Billy took a step closer to her and turned his voice down to a purr. “Kick off the granny shoes and I’ll let you do whatever you wish with my, how did you put it?...oh, yes...my...poncy ass.”
H got so still that Billy thought he might have pushed her toward using the rolling pin on his head after all. Then she took a deep breath and walked toward the kitchen door, stopping at the threshold.
“Take the pie out and set it on the rack when the timer goes off.” Her tone wasn’t exactly cold, more civil than anything else. Billy knew he’d gotten under her skin. He enjoyed it, but only because she’d firmly lodged herself under his the first time he’d laid eyes on her more than a year before. Every barb she’d sent his way was like scratching an itch. It led to the need to scratch more frequently and deeper.
She was making him crazy without even trying. He knew he needed to get laid badly when flour and the scent of vanilla turned him on. She was two steps out the door when he said to her retreating back, “Point of fact, love, I’m a Scot now, not an Englishman.”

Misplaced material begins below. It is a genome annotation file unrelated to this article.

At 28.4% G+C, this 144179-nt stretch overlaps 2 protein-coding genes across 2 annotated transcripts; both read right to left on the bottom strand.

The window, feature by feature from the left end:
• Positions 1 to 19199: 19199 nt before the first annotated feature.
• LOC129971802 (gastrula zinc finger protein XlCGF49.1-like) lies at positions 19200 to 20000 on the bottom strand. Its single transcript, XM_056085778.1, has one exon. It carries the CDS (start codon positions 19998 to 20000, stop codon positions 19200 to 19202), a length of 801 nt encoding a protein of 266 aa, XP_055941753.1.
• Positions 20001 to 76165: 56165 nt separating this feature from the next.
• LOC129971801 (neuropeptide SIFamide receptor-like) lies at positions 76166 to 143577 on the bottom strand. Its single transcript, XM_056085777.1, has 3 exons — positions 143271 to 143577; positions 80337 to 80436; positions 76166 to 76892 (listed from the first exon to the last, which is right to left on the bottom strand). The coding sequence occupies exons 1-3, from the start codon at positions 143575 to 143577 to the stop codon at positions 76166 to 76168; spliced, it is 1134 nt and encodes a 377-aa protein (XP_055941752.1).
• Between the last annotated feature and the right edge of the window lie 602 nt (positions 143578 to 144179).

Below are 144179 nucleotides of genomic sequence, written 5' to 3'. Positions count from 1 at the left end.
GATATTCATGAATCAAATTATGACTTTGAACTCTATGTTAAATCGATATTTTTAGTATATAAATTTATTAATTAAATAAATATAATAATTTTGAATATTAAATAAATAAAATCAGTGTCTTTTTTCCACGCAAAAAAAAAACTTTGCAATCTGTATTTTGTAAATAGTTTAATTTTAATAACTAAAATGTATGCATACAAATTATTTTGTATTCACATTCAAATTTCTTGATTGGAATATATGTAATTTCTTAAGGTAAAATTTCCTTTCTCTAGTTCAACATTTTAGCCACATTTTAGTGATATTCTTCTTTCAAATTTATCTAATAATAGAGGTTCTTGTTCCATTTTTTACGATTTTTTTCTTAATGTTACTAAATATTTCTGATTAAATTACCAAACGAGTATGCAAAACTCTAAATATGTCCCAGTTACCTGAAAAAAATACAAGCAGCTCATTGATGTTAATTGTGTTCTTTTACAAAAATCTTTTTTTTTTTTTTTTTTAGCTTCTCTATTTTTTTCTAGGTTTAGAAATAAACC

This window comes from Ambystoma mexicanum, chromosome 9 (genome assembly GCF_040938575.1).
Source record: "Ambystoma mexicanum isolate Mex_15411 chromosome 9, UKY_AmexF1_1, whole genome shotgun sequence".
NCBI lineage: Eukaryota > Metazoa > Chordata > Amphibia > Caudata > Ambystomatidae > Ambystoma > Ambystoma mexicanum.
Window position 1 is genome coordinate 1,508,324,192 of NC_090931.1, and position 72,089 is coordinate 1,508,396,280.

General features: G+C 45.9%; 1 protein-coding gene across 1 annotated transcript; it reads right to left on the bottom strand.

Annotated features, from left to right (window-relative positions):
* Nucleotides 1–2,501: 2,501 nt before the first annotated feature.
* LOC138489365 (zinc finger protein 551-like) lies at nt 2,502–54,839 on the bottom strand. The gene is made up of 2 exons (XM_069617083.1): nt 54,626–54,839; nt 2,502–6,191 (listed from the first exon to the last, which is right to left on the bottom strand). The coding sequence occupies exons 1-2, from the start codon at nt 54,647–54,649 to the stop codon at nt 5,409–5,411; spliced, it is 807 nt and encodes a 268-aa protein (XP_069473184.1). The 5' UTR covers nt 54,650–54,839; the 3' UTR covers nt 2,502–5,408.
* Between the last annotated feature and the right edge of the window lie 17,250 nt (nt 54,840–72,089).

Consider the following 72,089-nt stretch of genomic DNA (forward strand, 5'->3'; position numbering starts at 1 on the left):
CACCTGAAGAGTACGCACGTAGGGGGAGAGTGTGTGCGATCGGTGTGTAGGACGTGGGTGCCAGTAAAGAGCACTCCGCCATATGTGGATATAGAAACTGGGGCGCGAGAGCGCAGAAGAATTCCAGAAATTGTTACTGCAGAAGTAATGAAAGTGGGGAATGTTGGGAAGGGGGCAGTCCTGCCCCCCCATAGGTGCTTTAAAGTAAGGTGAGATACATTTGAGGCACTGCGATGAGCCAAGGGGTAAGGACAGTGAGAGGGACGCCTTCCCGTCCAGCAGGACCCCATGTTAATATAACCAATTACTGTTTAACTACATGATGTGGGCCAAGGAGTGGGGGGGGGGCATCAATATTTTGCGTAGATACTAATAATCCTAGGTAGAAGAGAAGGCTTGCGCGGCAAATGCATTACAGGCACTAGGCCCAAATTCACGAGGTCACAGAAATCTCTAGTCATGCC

She didn’t miss a beat. “Yeah,” she said without turning, “So where’s your kilt?” She didn’t wait for him to answer. “You must have left it at home, right next to your charm and your wit.”
And then she was gone.
The wind howled across the meadow, whipping snow into tiny blinding white tornadoes. Late March in Wisconsin was not a place Billy Landry ever consciously set out to be. He much preferred being in Somerset in spring. He’d spent his childhood there. No doubt daffodils were blooming in the chapel grounds where his mother still lived. He could be enjoying the relative warmth there, yet here he was, stuck in his half-brother’s empty retreat with a baby, and a witch who drove him crazy and he badly wanted to fuck.
Billy looked down into Maggie Mae’s eyes. Such a serious little princess when she wasn’t giggling. Taking in everything around her, absorbing it all, and keeping it all to herself.
“Absent wit and charm. I must be losing my touch, sweetling.”
Maggie bobbed her head.
Billy took that as affirmation that indeed he had.